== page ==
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xiii.

“Dying, We Live.”

“Except a grain of wheat fall into the ground and die, it abideth by itself alone, but if it die it bringeth forth much fruit.”

Except a grain of wheat”—a germ of life, a promise, a potency, a possibility—“fall into the ground,”—enter into fellowship with other forces, merge itself in the dissolving, evolving powers of the broad earth—“it abideth by itself alone”—it never gets any further, it never enters into a richer realisation; it remains a promise, a mere potentiality, a bare possibility, and does not discover the wealth that lies enshrined in its own heart.

Except a human soul—the germinal promise of unutterable wealth—enters into fellowship with other souls, loses itself in the larger interests of a broad humanity, buries itself in the common 94ground of the race, “it abideth by itself alone,” an unfulfilled promise, a sleeping possibility, never realising the wealth of its own endowment. “Except a grain of wheat fall into the ground and die,” its powers remained unpacked, and the joy of harvest is unborn. Except a life is buried in the common life all manner of autumn glory is imprisoned and unsprung. Resurrection is subsequent to burial: maturity waits upon communion. The powers of a life never ripen to their prime until the life is lost in the interests of a wealthy fellowship.

Except a grain of wheat fall into the ground and die it abideth by itself alone.” Then the cure of loneliness is death. “It abideth by itself alone.” That is a most chilling and impoverishing loneliness. It is the loneliness of incessant self-remembrance. It is the loneliness of a life that is always with itself, that never loses itself, that never forgets itself, a life that never bleeds for others, that never expends beneficent energy for others, that never satisfies itself in thoughtful sympathy for others. It is the loneliness of a life that never occupies the common stand-point, and never loses itself in the crowd. “It abideth by itself alone.” It is the loneliness of the egotist, of the man whose world is himself, who never gets away from himself, who never dies to his little 95sphere that he may live a larger life in the wider spheres of the race.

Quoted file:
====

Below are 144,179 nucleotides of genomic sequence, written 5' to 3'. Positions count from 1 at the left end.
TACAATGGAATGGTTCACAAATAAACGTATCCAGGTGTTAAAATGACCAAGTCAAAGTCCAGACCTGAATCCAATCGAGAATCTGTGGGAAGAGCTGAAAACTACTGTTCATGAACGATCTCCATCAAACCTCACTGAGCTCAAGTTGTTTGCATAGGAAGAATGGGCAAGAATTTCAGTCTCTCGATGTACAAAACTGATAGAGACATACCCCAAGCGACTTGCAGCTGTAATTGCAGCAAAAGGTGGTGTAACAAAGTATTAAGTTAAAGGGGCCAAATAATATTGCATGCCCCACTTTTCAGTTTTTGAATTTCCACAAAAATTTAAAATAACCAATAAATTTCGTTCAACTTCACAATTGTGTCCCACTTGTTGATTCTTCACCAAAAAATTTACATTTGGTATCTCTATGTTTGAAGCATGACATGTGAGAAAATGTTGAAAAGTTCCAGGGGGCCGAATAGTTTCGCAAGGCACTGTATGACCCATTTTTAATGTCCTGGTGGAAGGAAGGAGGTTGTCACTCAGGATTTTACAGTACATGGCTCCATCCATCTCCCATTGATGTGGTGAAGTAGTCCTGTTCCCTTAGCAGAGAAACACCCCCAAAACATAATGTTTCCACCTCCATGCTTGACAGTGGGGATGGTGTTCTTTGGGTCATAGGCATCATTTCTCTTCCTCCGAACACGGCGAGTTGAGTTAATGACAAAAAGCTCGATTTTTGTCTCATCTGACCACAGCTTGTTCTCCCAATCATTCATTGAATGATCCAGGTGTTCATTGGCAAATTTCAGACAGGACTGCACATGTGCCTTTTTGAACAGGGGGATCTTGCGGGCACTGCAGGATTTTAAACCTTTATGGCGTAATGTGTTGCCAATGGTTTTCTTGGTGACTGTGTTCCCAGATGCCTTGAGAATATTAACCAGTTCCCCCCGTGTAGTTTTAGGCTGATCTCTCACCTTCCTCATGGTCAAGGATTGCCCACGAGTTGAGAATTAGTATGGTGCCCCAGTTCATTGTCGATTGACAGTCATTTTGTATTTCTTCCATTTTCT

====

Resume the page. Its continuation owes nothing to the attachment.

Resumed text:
There is a nervous disease know to physicians as chorea, and in this distemper “the patient sometimes turns round and continues to spin slowly on one spot.” Egotism is just an incessant spinning on one spot. Sometimes we spin slowly round about our own particular talent. Or perhaps the centre of our egotism is our suffering. How prone we are just to spin round about our own pains and complaints! An ailment is apt to make us think ourselves interesting to other people, and we move as the craving absorbents of the world’s sympathy. We all know the sufferer who ever pilots the conversation round about his own pains, and if it appears to stray for a moment from the line of the recital of his sombre symptoms, he sharply turns it back again to his all-engrossing centre! We are apt to find a melancholy pleasure in “tearing the lint from our bruises and the bandages from our limbs,” and moving in fascinated contemplation of our own complaints.